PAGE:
March 1, 2024

How Former Ambassador Jack Matlock Corrects the Record on American Foreign Policy

Matlock, now 95 years old, offers a classic example of why our leaders would benefit greatly from more wisdom and less intelligence.

Katrina vanden Heuvel
Jack F. Matlock, US ambassador in Moscow
Jack F. Matlock, US ambassador to Moscow, at a conference of the Institute for East West Security Studies in Potsdam (GDR) in 1988.(Mehner / ullstein bild via Getty Images)

In the decades since the end of the Cold War, this country has suffered through a series of foreign policy debacles. First and foremost, there was the invasion of Iraq, surely the worst folly since Vietnam. And then there were the trillions of dollars, lives and decades wasted in the war in Afghanistan and an unending and self-perpetuating Global War on Terror, which has generated more terrorists than it eliminated. The utter failure to deal with catastrophic climate change. Now the horror in Gaza and the devastation of Ukraine at the second anniversary of what has turned into a brutal war of attrition. The list could go on.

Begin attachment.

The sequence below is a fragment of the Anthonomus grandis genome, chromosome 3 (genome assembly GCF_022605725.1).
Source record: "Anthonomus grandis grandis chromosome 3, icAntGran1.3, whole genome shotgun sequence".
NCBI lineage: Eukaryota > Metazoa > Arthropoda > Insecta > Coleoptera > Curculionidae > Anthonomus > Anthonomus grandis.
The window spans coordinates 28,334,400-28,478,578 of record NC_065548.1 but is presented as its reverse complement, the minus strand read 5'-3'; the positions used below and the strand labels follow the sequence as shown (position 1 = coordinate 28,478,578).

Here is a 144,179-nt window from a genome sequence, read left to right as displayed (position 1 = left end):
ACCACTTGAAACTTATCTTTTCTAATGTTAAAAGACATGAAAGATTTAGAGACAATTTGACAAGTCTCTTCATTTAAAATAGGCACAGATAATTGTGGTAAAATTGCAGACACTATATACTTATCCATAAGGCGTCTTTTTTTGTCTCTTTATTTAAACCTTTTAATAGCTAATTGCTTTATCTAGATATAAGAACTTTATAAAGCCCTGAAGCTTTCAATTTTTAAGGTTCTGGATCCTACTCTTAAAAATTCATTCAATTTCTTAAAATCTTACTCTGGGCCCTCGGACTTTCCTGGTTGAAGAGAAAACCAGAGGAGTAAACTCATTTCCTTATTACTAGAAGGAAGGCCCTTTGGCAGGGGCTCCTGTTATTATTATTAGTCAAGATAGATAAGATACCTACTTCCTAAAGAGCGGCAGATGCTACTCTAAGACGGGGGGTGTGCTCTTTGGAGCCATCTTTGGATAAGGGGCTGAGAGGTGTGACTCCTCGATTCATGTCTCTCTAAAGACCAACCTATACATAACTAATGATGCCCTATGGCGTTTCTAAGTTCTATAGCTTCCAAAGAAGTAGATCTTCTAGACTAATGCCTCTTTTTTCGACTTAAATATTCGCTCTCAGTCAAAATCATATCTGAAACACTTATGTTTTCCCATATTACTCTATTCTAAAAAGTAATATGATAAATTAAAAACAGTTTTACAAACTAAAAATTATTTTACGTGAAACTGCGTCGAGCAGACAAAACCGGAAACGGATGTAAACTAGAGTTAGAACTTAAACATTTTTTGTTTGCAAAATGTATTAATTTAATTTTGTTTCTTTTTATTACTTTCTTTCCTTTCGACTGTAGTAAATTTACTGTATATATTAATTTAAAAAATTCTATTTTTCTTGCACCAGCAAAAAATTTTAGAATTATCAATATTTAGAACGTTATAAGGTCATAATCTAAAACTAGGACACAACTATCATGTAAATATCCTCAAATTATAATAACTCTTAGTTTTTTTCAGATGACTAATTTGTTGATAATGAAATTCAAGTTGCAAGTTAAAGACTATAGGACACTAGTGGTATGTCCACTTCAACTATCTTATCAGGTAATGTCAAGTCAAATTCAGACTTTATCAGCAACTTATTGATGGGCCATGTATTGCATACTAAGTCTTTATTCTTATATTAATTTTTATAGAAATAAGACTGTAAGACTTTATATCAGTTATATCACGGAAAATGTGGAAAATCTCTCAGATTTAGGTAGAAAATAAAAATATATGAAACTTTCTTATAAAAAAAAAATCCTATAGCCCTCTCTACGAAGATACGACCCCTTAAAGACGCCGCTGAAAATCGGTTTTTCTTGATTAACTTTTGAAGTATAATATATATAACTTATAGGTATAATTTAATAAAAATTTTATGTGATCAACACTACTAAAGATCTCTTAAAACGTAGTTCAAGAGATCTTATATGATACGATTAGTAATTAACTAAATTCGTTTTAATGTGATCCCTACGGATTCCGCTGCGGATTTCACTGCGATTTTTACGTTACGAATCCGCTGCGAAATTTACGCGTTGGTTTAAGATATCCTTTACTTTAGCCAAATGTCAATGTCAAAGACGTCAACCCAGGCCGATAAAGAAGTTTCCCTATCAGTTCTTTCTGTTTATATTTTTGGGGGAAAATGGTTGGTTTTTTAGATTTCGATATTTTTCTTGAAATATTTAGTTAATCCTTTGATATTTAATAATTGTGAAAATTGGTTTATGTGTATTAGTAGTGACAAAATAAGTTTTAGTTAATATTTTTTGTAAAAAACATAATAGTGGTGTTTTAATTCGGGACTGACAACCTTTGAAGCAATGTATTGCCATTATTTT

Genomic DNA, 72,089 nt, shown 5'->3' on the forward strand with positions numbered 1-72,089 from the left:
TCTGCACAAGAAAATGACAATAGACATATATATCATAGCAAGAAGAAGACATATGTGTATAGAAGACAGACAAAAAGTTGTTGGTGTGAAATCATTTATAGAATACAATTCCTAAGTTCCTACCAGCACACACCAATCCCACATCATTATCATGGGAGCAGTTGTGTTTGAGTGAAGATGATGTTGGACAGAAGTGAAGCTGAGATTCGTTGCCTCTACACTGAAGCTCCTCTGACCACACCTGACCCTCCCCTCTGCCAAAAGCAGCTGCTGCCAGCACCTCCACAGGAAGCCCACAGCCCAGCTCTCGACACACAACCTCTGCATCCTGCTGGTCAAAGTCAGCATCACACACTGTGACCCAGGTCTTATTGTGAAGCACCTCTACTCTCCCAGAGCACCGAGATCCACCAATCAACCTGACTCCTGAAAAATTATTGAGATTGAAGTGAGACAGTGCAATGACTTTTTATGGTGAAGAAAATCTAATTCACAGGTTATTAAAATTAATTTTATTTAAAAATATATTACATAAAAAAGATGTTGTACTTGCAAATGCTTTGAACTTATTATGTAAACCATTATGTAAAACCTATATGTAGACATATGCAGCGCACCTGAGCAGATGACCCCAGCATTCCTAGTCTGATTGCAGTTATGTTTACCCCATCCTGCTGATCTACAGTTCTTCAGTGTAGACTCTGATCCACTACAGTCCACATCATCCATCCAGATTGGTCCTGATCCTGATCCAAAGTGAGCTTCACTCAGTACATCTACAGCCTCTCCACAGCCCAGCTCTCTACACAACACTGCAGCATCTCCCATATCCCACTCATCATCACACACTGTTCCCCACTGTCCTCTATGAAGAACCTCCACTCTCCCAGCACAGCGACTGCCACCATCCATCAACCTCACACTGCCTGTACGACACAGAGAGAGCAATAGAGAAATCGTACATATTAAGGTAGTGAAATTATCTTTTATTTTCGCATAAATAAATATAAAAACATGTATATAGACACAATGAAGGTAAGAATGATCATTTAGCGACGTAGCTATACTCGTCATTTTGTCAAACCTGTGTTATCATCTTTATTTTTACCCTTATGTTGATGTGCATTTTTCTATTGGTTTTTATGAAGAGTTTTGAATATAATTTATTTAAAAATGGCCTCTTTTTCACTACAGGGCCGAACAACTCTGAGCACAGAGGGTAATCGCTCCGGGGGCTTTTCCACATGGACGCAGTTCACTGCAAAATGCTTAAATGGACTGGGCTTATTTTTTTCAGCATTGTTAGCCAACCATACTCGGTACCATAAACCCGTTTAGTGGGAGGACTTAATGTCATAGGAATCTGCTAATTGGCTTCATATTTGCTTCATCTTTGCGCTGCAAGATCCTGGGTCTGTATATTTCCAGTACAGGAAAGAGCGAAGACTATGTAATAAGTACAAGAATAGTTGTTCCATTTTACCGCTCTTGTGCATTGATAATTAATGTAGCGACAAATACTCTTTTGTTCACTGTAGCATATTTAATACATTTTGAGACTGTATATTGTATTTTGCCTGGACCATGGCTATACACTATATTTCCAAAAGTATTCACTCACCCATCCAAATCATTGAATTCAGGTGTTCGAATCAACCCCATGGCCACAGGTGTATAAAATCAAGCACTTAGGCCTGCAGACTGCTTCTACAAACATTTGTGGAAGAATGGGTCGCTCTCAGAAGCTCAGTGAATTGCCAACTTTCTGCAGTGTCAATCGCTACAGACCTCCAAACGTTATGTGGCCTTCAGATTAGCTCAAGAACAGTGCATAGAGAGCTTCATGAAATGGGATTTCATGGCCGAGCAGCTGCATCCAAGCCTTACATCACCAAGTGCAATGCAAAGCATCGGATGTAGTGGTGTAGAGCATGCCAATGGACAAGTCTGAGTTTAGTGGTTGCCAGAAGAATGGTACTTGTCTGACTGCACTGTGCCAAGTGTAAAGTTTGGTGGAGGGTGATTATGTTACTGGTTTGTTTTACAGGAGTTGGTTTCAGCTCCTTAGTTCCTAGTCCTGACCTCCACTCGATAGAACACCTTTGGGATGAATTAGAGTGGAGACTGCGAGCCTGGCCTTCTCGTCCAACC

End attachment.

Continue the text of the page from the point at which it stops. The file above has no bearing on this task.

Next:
The tragedy of American foreign policy is that the leaders and national security managers who led us into these debacles or helped sell them to the public remain in charge of American foreign policy and are guardians of the conventional wisdom. Instead of listening to those who got it right, we seem condemned to follow those who got it wrong over and over again.

That is why the voice of 95-year-old Jack Matlock is so important—and deserves far more attention. Ambassador Matlock, a career foreign service officer, served as ambassador to the USSR under Reagan and George H.W. Bush, working with them to negotiate the end of the Cold War. Today, he cuts through the propaganda and the hype and offers a compelling map of the roads not taken.